Rep. Bob Goodlatte (R-VA) is considering subpoenaing Deputy Attorney General Rod Rosenstein if he doesn't spill to Congress about that controversial New York Times report. The piece suggested that last year Rosenstein said he would secretly record President Trump in the White House and suggested they invoke the 25th amendment to remove him from office.
While traveling with Trump on Air Force One on Columbus Day, Rosenstein assured the president that his comments last year were his attempts at sarcasm, and not serious.
Whether it was a joke or not, Congress needs to hear from him.
"It’s essential that we talk to him," Goodlatte said over the weekend. "He knows that."
What Congress wants, Goodlatte explained, is a transcribed on the record interview.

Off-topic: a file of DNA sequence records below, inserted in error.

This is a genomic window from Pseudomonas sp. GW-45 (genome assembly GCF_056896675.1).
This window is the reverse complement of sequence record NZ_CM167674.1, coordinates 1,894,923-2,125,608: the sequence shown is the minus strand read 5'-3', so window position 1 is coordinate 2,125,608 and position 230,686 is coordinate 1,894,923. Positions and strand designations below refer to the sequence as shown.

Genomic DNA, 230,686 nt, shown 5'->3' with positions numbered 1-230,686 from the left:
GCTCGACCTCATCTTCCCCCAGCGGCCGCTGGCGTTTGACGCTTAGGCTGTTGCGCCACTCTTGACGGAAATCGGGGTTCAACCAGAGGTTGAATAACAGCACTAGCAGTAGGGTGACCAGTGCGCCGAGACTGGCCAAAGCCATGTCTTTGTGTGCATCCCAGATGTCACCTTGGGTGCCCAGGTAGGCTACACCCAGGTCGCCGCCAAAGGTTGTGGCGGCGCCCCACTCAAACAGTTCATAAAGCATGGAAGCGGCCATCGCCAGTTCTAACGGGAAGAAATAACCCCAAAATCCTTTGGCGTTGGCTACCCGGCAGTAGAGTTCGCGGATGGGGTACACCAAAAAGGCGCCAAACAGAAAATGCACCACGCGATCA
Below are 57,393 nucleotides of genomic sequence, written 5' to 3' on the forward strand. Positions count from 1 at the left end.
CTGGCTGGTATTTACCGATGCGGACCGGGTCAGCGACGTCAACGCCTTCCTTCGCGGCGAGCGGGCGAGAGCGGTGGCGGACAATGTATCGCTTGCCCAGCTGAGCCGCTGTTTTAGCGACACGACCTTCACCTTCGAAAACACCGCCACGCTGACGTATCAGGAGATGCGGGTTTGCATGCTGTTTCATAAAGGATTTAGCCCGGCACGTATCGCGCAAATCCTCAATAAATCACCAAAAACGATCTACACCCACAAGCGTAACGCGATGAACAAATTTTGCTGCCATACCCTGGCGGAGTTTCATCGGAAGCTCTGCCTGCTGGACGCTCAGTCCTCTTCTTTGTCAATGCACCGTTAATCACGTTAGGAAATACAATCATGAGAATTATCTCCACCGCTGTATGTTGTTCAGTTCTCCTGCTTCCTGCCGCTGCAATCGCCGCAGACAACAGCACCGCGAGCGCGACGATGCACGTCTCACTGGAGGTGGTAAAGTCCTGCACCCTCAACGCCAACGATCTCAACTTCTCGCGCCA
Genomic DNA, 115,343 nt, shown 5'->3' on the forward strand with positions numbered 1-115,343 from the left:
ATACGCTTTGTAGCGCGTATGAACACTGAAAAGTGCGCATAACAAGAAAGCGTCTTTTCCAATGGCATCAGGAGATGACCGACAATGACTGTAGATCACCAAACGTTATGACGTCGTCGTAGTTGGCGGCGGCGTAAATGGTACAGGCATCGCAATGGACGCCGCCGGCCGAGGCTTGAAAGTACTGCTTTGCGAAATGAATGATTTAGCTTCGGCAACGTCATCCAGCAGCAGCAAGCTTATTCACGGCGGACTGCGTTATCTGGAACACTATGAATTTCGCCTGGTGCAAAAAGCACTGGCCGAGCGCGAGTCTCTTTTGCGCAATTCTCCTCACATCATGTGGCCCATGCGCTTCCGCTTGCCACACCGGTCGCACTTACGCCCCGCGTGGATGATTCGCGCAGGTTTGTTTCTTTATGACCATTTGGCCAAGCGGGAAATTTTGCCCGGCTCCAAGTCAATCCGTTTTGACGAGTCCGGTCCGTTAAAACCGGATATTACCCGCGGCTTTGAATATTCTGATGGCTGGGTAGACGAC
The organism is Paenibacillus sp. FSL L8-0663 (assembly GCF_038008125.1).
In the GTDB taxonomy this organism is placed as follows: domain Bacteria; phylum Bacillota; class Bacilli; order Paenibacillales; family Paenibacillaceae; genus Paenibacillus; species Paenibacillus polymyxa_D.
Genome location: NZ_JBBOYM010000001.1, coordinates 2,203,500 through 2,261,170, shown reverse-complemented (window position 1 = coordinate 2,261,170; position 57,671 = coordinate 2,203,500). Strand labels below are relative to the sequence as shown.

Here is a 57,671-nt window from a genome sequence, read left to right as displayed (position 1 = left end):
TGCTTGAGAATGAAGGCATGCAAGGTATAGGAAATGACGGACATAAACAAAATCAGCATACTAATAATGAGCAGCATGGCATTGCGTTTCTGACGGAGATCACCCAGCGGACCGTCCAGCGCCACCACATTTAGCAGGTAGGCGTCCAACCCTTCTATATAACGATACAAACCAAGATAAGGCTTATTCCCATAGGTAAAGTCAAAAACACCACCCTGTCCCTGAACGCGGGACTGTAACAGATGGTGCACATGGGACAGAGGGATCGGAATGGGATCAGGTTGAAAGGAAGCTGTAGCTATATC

"If he does not agree to do that very soon, I will issue a subpoena for him to appear," the Republican warned.
A few of Goodlatte's colleagues agreed.
“He’s got to come in and answer questions,” said Rep. Jim Jordan, R-Ohio, said on Fox News’ “Sunday Morning Futures.” “If it takes a subpoena, then that’s exactly what needs to be done.”
Rosenstein has an "obligation to be forthcoming with the president," Rep. Darrell Issa (R-CA) echoed on Fox News Monday.
Issa observed that it seems Rosenstein "doesn't want to have conversation that might lead to his recusal" in the Robert Mueller Russia probe. Attorney General Jeff Sessions already recused himself from the probe last year - a decision which President Trump publicly condemned.
If Rosenstein doesn't show up to talk to Congress, yes, "subpoena him," Issa said. If he still doesn't show, "hold him in contempt."